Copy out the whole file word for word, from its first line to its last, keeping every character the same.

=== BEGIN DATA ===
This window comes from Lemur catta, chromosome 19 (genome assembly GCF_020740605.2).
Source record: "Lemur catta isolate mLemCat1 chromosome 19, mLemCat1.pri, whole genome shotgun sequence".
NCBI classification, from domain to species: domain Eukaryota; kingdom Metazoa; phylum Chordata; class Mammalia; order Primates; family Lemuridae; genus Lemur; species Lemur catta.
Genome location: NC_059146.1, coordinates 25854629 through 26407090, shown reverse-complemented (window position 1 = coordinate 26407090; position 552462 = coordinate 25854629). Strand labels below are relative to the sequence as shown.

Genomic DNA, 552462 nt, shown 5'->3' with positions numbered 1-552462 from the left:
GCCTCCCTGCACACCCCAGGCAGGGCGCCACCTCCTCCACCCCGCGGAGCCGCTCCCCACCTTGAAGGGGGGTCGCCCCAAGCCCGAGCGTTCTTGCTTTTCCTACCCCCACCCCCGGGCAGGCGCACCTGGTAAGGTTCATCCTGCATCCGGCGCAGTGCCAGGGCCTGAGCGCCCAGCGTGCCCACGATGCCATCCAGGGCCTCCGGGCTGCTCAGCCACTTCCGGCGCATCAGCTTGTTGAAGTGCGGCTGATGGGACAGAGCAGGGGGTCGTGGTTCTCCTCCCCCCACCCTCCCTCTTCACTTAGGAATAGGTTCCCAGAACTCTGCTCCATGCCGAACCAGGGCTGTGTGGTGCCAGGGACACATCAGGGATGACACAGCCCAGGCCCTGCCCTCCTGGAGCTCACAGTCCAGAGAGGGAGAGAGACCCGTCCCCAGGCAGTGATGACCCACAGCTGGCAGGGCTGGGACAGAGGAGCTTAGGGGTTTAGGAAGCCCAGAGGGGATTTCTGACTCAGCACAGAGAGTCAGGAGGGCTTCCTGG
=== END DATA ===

This window comes from Lemur catta, chromosome 19 (genome assembly GCF_020740605.2).
Source record: "Lemur catta isolate mLemCat1 chromosome 19, mLemCat1.pri, whole genome shotgun sequence".
NCBI classification, from domain to species: domain Eukaryota; kingdom Metazoa; phylum Chordata; class Mammalia; order Primates; family Lemuridae; genus Lemur; species Lemur catta.
Genome location: NC_059146.1, coordinates 25854629 through 26407090, shown reverse-complemented (window position 1 = coordinate 26407090; position 552462 = coordinate 25854629). Strand labels below are relative to the sequence as shown.

Genomic DNA, 552462 nt, shown 5'->3' with positions numbered 1-552462 from the left:
GCCTCCCTGCACACCCCAGGCAGGGCGCCACCTCCTCCACCCCGCGGAGCCGCTCCCCACCTTGAAGGGGGGTCGCCCCAAGCCCGAGCGTTCTTGCTTTTCCTACCCCCACCCCCGGGCAGGCGCACCTGGTAAGGTTCATCCTGCATCCGGCGCAGTGCCAGGGCCTGAGCGCCCAGCGTGCCCACGATGCCATCCAGGGCCTCCGGGCTGCTCAGCCACTTCCGGCGCATCAGCTTGTTGAAGTGCGGCTGATGGGACAGAGCAGGGGGTCGTGGTTCTCCTCCCCCCACCCTCCCTCTTCACTTAGGAATAGGTTCCCAGAACTCTGCTCCATGCCGAACCAGGGCTGTGTGGTGCCAGGGACACATCAGGGATGACACAGCCCAGGCCCTGCCCTCCTGGAGCTCACAGTCCAGAGAGGGAGAGAGACCCGTCCCCAGGCAGTGATGACCCACAGCTGGCAGGGCTGGGACAGAGGAGCTTAGGGGTTTAGGAAGCCCAGAGGGGATTTCTGACTCAGCACAGAGAGTCAGGAGGGCTTCCTGG